Researchers examine the influence of chemicals such as parabens and bisphenol A on the development of type 2 diabetes. The study finds a link, but emphasizes the importance of further research.
A study, published in the journal Environmental Research , has analyzed the risk of developing type 2 diabetes by associating it with non-persistent environmental pollutants, as widely used chemicals are called.
For example, parabens, widely used in cosmetics such as shampoo, shaving creams, among others.
In the study, in addition to parabens, the researchers found concentrations of two types of benzophenones and bisphenol A (BPA) in the collected serum samples. To contrast, questionnaires were made with the participants on sociodemographic, dietary and lifestyle factors.
The data was analyzed from information collected over 23 years. In this data set, 182 new cases of type 2 diabetes were diagnosed. In the sample, methylparaben was the most frequent contaminant found, present in 88.4% of the samples.
In samples with higher concentrations of propylparaben, between 0.53 and 9.26 ng / ml, the risks of developing type 2 diabetes were statistically higher.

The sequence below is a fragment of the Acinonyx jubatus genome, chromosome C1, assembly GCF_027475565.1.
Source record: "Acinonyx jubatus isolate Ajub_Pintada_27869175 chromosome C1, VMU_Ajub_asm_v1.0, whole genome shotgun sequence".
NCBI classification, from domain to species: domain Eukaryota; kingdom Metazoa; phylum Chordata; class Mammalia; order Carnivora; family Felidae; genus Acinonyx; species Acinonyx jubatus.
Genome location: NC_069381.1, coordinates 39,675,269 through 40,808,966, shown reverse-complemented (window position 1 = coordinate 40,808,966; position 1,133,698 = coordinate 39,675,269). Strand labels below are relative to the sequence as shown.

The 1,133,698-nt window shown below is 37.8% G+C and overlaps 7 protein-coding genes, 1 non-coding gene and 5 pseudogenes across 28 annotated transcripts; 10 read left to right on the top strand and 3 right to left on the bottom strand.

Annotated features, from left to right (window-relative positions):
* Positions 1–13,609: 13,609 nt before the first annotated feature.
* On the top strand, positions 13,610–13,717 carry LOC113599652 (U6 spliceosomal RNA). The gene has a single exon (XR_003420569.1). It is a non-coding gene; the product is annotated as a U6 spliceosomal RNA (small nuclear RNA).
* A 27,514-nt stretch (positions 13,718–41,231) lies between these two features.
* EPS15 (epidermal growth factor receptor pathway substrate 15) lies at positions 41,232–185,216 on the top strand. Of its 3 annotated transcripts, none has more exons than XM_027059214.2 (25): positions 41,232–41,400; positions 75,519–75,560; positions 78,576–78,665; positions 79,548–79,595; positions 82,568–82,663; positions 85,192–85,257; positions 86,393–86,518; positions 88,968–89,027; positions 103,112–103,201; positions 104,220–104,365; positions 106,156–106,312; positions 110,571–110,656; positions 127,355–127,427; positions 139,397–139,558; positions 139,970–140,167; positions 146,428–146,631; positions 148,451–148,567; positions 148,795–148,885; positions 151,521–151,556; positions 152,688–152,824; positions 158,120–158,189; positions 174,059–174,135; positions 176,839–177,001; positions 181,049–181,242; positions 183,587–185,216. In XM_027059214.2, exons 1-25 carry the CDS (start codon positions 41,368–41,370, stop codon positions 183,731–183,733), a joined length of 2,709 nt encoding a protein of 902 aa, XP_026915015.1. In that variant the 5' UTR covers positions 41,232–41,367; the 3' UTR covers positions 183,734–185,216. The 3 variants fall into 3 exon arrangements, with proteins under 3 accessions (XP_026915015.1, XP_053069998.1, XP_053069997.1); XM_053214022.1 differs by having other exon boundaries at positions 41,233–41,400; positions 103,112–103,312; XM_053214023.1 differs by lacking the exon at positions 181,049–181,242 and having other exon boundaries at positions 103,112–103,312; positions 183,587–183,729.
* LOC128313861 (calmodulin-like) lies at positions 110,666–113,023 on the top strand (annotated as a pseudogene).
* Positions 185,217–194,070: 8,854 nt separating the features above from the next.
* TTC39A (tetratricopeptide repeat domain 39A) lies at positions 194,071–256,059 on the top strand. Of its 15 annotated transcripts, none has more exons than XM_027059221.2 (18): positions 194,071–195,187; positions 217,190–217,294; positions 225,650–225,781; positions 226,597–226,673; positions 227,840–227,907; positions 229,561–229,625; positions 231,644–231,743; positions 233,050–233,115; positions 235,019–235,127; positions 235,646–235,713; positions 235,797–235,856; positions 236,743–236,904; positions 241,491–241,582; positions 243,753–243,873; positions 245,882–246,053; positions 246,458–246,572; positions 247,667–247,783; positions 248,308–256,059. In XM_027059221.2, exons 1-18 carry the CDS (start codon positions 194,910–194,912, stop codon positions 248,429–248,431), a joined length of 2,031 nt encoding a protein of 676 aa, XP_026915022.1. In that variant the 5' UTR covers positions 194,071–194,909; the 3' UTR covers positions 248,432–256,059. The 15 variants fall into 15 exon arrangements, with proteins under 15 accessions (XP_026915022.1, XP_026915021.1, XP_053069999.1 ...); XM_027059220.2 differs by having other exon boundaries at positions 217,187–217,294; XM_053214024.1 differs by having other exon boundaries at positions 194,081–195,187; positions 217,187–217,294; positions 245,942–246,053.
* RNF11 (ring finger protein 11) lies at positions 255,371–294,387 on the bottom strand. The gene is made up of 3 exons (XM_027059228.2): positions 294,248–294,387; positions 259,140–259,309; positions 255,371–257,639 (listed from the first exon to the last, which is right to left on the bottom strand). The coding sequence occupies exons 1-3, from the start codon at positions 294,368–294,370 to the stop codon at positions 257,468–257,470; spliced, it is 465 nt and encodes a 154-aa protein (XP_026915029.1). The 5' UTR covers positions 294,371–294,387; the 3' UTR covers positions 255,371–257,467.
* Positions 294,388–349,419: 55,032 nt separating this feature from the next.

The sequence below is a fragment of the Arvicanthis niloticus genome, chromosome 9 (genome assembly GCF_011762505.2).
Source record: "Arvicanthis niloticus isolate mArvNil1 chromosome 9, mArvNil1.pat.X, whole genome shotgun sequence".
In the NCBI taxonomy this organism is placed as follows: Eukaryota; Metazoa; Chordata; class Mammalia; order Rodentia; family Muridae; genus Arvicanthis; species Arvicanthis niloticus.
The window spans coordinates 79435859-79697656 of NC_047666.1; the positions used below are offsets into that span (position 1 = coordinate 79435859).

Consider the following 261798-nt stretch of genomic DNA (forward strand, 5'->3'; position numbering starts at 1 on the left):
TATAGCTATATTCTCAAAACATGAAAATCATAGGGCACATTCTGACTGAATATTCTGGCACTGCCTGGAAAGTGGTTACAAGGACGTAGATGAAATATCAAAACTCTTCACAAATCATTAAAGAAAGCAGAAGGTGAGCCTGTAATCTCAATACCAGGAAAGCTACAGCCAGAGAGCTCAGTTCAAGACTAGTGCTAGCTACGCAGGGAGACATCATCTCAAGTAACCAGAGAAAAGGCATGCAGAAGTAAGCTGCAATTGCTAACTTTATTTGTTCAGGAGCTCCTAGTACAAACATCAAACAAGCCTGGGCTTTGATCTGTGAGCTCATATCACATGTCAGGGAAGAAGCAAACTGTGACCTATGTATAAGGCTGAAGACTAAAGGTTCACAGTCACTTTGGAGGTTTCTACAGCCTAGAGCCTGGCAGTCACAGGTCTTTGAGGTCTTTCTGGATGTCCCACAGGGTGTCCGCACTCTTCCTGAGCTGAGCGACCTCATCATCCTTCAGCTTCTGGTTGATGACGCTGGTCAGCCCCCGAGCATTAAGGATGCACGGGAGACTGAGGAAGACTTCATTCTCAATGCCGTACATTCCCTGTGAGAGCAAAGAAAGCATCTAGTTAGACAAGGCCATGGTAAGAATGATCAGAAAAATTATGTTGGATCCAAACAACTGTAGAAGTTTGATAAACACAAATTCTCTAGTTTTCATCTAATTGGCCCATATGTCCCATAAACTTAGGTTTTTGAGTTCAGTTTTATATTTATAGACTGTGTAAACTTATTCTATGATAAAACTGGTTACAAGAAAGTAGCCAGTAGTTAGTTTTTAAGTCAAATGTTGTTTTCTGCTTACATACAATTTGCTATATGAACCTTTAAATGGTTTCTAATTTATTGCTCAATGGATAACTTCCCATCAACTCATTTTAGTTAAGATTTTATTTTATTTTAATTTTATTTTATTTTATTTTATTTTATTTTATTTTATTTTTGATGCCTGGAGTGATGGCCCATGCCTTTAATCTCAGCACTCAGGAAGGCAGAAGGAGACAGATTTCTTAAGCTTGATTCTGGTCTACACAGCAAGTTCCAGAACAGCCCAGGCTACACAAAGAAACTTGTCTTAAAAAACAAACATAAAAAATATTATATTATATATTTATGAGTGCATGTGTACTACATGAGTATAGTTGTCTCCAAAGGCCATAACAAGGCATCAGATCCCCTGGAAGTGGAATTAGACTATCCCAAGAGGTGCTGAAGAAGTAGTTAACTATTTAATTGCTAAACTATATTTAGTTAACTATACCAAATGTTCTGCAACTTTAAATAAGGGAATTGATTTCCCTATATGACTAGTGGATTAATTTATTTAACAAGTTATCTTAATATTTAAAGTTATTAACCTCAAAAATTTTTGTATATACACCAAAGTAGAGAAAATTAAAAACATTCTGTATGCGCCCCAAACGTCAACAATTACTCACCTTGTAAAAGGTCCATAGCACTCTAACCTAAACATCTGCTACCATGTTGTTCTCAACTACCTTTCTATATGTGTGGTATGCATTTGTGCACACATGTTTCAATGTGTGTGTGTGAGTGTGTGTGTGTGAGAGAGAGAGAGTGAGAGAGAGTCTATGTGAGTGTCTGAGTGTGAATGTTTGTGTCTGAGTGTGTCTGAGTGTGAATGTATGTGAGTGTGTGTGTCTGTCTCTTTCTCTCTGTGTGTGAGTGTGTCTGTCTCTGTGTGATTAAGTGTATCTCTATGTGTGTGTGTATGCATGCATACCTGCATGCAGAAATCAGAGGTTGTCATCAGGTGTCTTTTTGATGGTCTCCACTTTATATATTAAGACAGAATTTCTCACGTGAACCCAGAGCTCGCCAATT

The researchers also note that the concentration of these chemicals was higher in women than in men.
Although the study points to this relationship, the researchers caution that the results should be viewed with caution, as other factors may have interfered. More research would be needed to better analyze the influence of these chemicals as risk factors for type 2 diabetes.
To expand the knowledge about the health of our lifestyle, FUNIBER sponsors several programs focused on Nutrition and Health, such as the Master’s Degree in Nutrition and Food Biotechnology or the Doctorate in Nutrition